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updated: 7/31/2012 7:19 AM

Markets remain hopeful of euro debt crisis plan

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  • An investor looks at a stock price monitor at a private securities company in Shanghai, China, Tuesday.

    An investor looks at a stock price monitor at a private securities company in Shanghai, China, Tuesday.
    Associated Press

Associated Press

LONDON -- Markets were firm on Tuesday as investors remained confident European policymakers will back powerful new measures to battle the continent's debt crisis.

However, the scale of the advance in stock markets witnessed since last Thursday has eased considerably this week amid nagging doubts over Europe's longer-term ability to solve its financial and economic problems.

As so often before in the debt crisis, the risk is that Europe's leaders overpromise and under-deliver.

"Disappointment in the wake of the meetings could be severe if measures are not announced, or if those outlined are not deemed to be sufficiently impressive," said Chris Beauchamp, market analyst at IG Index.

Stocks are considerably higher than where they were last Thursday, when European Central Bank chief Mario Draghi ratcheted up expectations of a new plan.

His comments that the bank is "ready to do what it takes" to save the beleaguered currency, has led many in the markets to believe that the ECB will at the very least ramp up its bond-buying program at this Thursday's monthly policy meeting to keep a lid on Spain's and Italy's borrowing rates.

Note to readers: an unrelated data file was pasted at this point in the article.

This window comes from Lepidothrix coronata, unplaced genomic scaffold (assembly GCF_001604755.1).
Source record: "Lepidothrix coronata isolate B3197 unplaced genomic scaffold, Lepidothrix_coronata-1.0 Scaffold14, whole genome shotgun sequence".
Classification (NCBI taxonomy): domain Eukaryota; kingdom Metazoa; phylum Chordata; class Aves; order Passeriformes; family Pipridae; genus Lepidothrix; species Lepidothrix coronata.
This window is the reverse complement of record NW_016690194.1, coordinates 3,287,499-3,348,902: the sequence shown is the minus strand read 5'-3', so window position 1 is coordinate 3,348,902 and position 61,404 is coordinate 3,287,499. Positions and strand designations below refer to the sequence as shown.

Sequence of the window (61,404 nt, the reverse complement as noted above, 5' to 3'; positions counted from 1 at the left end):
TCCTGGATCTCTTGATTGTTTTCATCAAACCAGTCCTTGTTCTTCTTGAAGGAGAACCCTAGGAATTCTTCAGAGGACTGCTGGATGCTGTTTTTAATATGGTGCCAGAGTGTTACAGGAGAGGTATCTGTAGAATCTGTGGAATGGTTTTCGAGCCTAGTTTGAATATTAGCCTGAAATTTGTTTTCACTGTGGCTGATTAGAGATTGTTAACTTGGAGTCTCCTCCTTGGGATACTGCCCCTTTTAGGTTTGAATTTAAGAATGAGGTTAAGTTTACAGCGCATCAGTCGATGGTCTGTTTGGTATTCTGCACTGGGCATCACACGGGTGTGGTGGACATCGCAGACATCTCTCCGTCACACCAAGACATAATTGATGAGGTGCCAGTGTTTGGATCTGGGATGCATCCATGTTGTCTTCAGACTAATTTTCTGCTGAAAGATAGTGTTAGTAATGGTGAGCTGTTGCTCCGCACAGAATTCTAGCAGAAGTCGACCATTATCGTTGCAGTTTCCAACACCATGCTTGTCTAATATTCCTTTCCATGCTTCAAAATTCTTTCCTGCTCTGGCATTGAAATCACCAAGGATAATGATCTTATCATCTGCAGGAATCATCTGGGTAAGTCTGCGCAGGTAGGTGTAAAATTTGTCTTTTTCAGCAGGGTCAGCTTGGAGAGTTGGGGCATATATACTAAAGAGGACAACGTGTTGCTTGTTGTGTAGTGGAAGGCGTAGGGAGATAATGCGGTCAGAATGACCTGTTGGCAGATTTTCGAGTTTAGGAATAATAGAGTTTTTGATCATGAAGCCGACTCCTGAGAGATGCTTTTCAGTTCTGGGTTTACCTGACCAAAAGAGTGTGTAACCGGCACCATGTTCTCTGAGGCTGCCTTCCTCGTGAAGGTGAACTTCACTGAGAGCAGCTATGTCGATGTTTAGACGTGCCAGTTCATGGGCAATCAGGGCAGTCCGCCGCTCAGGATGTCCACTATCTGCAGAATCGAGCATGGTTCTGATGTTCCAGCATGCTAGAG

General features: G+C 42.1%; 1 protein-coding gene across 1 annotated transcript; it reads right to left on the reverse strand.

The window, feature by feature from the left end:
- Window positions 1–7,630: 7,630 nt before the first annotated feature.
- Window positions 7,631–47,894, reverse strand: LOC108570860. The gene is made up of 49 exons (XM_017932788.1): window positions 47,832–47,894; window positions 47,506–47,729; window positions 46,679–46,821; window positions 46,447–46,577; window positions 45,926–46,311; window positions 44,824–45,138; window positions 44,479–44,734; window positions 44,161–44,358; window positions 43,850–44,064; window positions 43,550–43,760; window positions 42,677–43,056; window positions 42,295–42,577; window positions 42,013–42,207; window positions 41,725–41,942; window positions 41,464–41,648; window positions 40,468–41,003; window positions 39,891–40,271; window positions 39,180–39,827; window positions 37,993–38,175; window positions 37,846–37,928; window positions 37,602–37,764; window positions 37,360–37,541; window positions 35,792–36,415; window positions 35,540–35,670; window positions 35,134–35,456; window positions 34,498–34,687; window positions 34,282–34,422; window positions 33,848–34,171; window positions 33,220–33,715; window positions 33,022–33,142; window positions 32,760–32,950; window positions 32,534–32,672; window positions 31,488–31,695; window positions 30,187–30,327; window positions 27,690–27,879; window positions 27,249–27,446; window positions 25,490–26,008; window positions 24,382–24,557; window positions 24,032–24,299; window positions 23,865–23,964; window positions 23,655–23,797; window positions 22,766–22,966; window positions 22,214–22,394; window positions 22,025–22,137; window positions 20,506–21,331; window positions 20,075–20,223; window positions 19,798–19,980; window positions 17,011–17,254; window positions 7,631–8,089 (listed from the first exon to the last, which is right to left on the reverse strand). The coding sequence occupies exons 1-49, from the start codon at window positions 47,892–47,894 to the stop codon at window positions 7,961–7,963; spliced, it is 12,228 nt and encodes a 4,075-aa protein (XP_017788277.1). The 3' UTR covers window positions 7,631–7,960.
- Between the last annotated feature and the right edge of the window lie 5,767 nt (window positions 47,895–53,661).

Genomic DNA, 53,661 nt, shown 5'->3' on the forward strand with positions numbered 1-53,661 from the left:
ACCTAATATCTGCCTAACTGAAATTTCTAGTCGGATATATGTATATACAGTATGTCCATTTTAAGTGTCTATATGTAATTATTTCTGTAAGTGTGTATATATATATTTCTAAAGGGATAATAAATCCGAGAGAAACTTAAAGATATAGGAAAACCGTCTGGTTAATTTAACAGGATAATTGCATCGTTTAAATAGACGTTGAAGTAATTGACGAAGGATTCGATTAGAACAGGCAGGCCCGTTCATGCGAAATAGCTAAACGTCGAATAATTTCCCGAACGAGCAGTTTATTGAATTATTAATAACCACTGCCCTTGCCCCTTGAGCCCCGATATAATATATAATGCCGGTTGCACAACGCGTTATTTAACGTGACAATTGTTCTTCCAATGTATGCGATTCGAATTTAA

Draghi's statement of intent came at a particularly important time as Spain's borrowing costs surged to dangerous levels, raising the risk that one of Europe's biggest economies will need a bailout that would strain the euro currency union's finances.

Spain's borrowing rates remain high, certainly in comparison with strong euro economies like Germany. However, they are at manageable rates for now, with the ten-year bond yield down at 6.57 percent. Anything above 7 percent is thought unsustainable in the long-run.

By late morning in Europe, Germany's DAX was up 0.6 percent to 6,812 while France's CAC 40 was up 0.2 percent at 3,328. The FTSE 100 index of leading British companies dipped 0.1 percent to 5,686.

The euro was also solid, trading 0.3 percent higher at $1.2291 despite figures showing a record 17.8 million people were unemployed in the eurozone in June.

U.S. stocks were poised to gain. Both Dow futures and the broader S&P 500 futures were 0.3 percent higher.

Markets aren't just focusing on Europe. The Federal Reserve starts its two-day policy meeting later in the day and investors will be keenly awaiting Wednesday's statement to see if it backs another monetary stimulus.

"Consensus appears to be that the Fed will hold off from making any bold steps in the short term," said Fawad Razaqzada, market strategist at GFT Markets.

Earlier in Asia, Japan's Nikkei 225 stock average rose 0.7 percent to close at 8,695.06 and Hong Kong's Hang Seng gained 1.1 percent to 19,796.81. South Korea's Kospi rose 2.1 percent to 1,881.99 while Australia's S&P/ASX 200 climbed 0.6 percent to 4,269.20.

China's Shanghai Composite dipped 0.3 percent to finish at 2,103.63 as investors appeared unimpressed by a government announcement the day before that it will launch projects to attract private investments in energy, health and other industry sectors in an attempt to reverse an economic slump.

Oil prices remained near $90 a barrel, with benchmark crude for September delivery was up 20 cents to $89.98 a barrel in electronic trading on the New York Mercantile Exchange.

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